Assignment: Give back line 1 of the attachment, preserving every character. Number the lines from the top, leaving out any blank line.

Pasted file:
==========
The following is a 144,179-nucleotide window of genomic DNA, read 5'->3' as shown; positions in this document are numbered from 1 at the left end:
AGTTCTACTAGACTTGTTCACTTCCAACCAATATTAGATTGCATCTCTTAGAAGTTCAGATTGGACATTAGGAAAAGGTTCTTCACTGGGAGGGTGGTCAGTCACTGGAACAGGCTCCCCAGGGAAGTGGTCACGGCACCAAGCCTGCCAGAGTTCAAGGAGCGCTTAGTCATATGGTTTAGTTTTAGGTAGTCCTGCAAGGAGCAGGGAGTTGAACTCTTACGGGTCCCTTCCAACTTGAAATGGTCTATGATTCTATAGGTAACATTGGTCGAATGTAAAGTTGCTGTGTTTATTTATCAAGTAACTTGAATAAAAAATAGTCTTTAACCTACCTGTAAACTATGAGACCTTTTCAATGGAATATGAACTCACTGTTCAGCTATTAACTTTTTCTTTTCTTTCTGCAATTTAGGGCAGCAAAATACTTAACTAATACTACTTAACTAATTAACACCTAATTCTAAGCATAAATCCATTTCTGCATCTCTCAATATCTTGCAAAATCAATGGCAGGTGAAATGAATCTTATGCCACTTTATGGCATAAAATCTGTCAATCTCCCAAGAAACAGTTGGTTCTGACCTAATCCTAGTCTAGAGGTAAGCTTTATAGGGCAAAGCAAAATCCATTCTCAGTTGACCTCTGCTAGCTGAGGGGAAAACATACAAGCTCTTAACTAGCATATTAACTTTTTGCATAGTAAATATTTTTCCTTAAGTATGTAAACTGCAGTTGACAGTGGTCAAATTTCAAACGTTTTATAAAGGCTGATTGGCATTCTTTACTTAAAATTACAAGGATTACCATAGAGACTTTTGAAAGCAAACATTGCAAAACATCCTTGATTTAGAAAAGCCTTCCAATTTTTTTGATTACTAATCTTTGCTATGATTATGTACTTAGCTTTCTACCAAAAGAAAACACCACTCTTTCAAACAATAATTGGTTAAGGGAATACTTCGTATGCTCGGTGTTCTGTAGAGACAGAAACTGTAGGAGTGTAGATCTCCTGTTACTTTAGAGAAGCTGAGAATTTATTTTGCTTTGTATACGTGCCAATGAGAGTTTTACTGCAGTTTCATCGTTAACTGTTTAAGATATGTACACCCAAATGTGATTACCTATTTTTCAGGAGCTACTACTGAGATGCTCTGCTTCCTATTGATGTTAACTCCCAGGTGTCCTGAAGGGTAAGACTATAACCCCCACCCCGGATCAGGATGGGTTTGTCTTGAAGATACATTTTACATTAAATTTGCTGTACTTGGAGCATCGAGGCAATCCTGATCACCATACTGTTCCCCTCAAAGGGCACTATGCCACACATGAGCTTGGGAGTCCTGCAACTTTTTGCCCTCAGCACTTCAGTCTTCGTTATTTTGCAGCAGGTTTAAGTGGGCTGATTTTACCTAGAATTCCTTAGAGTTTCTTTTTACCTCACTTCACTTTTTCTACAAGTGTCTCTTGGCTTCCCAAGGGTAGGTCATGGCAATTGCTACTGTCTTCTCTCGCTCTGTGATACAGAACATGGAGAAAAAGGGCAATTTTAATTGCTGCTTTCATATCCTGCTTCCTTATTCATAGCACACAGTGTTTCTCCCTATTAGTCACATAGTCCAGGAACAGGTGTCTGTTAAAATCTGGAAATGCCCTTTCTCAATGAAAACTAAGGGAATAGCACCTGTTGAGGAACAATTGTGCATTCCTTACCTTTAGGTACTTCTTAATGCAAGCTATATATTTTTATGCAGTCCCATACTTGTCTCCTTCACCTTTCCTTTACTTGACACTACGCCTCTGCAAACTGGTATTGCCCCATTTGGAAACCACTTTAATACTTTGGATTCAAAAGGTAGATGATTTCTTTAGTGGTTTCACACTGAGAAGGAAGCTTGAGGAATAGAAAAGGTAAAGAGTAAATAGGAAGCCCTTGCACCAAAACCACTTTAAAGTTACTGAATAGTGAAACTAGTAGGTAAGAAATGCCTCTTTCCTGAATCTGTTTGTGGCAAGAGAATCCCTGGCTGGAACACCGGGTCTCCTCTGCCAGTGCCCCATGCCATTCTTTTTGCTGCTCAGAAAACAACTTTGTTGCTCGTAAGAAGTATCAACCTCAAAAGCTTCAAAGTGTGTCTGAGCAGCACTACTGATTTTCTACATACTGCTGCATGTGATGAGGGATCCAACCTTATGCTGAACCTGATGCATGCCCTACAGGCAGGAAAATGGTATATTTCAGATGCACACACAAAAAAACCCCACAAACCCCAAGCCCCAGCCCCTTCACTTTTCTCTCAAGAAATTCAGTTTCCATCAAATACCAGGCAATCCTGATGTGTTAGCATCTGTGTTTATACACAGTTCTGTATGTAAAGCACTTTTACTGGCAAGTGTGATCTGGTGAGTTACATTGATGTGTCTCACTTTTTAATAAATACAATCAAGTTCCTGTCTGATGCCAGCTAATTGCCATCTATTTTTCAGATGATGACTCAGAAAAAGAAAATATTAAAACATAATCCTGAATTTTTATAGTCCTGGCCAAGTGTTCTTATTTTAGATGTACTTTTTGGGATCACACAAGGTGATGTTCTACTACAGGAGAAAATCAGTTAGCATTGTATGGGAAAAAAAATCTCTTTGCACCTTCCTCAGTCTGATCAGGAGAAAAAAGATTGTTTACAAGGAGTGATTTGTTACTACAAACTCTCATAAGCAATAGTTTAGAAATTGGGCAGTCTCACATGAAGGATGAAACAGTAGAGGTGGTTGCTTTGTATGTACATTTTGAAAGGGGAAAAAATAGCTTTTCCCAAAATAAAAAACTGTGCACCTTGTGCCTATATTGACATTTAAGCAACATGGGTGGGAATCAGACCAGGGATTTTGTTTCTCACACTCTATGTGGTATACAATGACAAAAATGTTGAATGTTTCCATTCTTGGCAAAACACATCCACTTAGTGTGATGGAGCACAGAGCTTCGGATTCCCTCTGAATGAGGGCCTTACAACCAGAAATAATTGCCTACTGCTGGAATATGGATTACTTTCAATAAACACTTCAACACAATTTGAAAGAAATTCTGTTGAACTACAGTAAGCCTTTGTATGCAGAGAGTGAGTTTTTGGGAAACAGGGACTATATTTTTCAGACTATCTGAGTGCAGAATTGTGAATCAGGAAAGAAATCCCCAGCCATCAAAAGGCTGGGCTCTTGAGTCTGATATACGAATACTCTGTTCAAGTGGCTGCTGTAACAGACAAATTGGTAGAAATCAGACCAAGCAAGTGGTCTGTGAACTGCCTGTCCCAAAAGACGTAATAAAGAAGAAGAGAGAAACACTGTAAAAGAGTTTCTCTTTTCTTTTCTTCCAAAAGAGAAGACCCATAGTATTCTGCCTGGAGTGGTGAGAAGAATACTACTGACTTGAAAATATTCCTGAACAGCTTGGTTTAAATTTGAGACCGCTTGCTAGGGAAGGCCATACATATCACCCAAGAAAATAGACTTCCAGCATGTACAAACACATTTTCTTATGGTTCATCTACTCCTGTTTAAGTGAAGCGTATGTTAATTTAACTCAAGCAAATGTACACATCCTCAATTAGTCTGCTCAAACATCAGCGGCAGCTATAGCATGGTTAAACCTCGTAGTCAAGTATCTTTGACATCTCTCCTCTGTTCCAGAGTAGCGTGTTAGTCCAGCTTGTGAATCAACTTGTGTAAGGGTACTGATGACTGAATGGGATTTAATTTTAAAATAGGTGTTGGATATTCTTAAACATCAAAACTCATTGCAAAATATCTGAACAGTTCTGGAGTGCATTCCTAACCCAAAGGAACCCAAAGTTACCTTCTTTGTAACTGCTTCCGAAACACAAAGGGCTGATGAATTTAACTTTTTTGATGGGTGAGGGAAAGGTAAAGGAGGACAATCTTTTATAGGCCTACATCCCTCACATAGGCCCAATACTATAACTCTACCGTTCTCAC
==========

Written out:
The following is a 144,179-nucleotide window of genomic DNA, read 5'->3' as shown; positions in this document are numbered from 1 at the left end: